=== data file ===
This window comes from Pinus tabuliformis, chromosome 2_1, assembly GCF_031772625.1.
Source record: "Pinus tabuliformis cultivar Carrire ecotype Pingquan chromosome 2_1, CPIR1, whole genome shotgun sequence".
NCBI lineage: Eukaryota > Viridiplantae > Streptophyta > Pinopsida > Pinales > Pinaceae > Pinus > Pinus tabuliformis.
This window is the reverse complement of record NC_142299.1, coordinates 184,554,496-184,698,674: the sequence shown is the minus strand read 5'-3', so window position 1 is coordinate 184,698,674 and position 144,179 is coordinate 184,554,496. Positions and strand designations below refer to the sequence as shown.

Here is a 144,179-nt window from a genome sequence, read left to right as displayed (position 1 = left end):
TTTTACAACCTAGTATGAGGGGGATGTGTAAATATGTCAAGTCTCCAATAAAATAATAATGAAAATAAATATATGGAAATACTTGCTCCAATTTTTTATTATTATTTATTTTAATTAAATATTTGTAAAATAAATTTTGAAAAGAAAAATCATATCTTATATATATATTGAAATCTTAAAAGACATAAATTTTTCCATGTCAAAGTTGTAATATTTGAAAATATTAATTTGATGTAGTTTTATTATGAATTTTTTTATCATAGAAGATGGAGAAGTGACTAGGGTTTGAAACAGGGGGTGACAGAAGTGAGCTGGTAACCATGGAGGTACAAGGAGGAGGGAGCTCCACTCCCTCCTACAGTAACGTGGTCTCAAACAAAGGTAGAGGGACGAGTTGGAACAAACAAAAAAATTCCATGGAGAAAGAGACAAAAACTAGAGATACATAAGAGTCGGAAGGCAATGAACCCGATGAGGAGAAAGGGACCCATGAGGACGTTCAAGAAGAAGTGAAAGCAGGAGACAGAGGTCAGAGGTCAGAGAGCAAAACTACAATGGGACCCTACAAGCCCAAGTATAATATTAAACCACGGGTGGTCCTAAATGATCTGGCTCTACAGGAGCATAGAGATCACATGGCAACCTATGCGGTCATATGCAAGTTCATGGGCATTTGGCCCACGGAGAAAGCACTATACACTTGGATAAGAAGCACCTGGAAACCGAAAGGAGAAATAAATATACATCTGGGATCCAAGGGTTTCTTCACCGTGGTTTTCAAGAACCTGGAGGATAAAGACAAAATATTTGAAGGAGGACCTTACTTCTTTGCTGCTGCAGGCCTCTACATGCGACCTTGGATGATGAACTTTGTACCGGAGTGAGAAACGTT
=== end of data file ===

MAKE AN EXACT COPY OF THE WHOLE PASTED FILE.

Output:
This window comes from Pinus tabuliformis, chromosome 2_1, assembly GCF_031772625.1.
Source record: "Pinus tabuliformis cultivar Carrire ecotype Pingquan chromosome 2_1, CPIR1, whole genome shotgun sequence".
NCBI lineage: Eukaryota > Viridiplantae > Streptophyta > Pinopsida > Pinales > Pinaceae > Pinus > Pinus tabuliformis.
This window is the reverse complement of record NC_142299.1, coordinates 184,554,496-184,698,674: the sequence shown is the minus strand read 5'-3', so window position 1 is coordinate 184,698,674 and position 144,179 is coordinate 184,554,496. Positions and strand designations below refer to the sequence as shown.

Here is a 144,179-nt window from a genome sequence, read left to right as displayed (position 1 = left end):
TTTTACAACCTAGTATGAGGGGGATGTGTAAATATGTCAAGTCTCCAATAAAATAATAATGAAAATAAATATATGGAAATACTTGCTCCAATTTTTTATTATTATTTATTTTAATTAAATATTTGTAAAATAAATTTTGAAAAGAAAAATCATATCTTATATATATATTGAAATCTTAAAAGACATAAATTTTTCCATGTCAAAGTTGTAATATTTGAAAATATTAATTTGATGTAGTTTTATTATGAATTTTTTTATCATAGAAGATGGAGAAGTGACTAGGGTTTGAAACAGGGGGTGACAGAAGTGAGCTGGTAACCATGGAGGTACAAGGAGGAGGGAGCTCCACTCCCTCCTACAGTAACGTGGTCTCAAACAAAGGTAGAGGGACGAGTTGGAACAAACAAAAAAATTCCATGGAGAAAGAGACAAAAACTAGAGATACATAAGAGTCGGAAGGCAATGAACCCGATGAGGAGAAAGGGACCCATGAGGACGTTCAAGAAGAAGTGAAAGCAGGAGACAGAGGTCAGAGGTCAGAGAGCAAAACTACAATGGGACCCTACAAGCCCAAGTATAATATTAAACCACGGGTGGTCCTAAATGATCTGGCTCTACAGGAGCATAGAGATCACATGGCAACCTATGCGGTCATATGCAAGTTCATGGGCATTTGGCCCACGGAGAAAGCACTATACACTTGGATAAGAAGCACCTGGAAACCGAAAGGAGAAATAAATATACATCTGGGATCCAAGGGTTTCTTCACCGTGGTTTTCAAGAACCTGGAGGATAAAGACAAAATATTTGAAGGAGGACCTTACTTCTTTGCTGCTGCAGGCCTCTACATGCGACCTTGGATGATGAACTTTGTACCGGAGTGAGAAACGTT